Depending on the territory or province you choose for your business, there are different workplace safety regulations in place. In New Brunswick, for example, you need to have worker’s compensation insurance if you run a business with 3 or more employees. There are regulations on federal employees such as the Canada Occupational Health and Safety Regulations and as outlined in the Canada Labour Code.

In general, you need to learn more about issues such as electrical safety, traffic control, transportation of workers, mobile equipment, etc. Other topics to look into are work platforms and scaffolds, fall protection, rope access, rescue and evacuation, underground workings, and others. There are also regulations regarding radiation and vibration, biological and chemical agents, and confined spaces. Again, there are different health and safety regulations across Canada, and it is important to learn more about relevant standards, guidelines, policies, regulations, and legislation.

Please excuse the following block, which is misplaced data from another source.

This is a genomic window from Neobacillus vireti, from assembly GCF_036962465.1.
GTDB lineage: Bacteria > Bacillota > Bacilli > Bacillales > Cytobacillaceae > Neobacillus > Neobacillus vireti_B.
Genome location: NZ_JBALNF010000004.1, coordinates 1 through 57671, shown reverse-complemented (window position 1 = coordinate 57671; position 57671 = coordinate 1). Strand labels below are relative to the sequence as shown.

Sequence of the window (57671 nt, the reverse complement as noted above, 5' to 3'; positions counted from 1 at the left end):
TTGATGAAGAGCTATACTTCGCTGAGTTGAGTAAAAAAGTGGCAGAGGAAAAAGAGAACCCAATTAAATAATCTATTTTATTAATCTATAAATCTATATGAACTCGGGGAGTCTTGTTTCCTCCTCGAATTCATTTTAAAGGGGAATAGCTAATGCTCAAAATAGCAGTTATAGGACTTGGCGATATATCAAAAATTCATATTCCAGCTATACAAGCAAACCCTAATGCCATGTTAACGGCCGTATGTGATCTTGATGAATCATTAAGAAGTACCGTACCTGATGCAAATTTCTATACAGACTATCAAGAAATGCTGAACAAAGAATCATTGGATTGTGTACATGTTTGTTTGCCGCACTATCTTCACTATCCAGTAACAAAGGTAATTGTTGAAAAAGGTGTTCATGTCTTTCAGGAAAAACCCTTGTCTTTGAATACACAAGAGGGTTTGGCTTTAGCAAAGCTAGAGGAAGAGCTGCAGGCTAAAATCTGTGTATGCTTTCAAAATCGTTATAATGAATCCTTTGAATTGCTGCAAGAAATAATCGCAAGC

Business Structure

There are several options to look into, cooperative, sole proprietorship, territorial or provincial corporation, corporation, and partnership. If you plan to start a small business, then sole proprietorship is one option in light of the fact that it is easy to register. A partnership is also easy to register, and all partners are responsible for the costs.

Business Plan

The next step is to look for reliable sources of financing, and you will need a good business plan to this end. Include a list of workplace safety and preventive measures in your plan as well as procedures for natural disasters, extreme temperatures, threats, and injuries. You should also include sections that cover your sales and marketing management, organization and management, company description, market analysis, executive summary, and so on.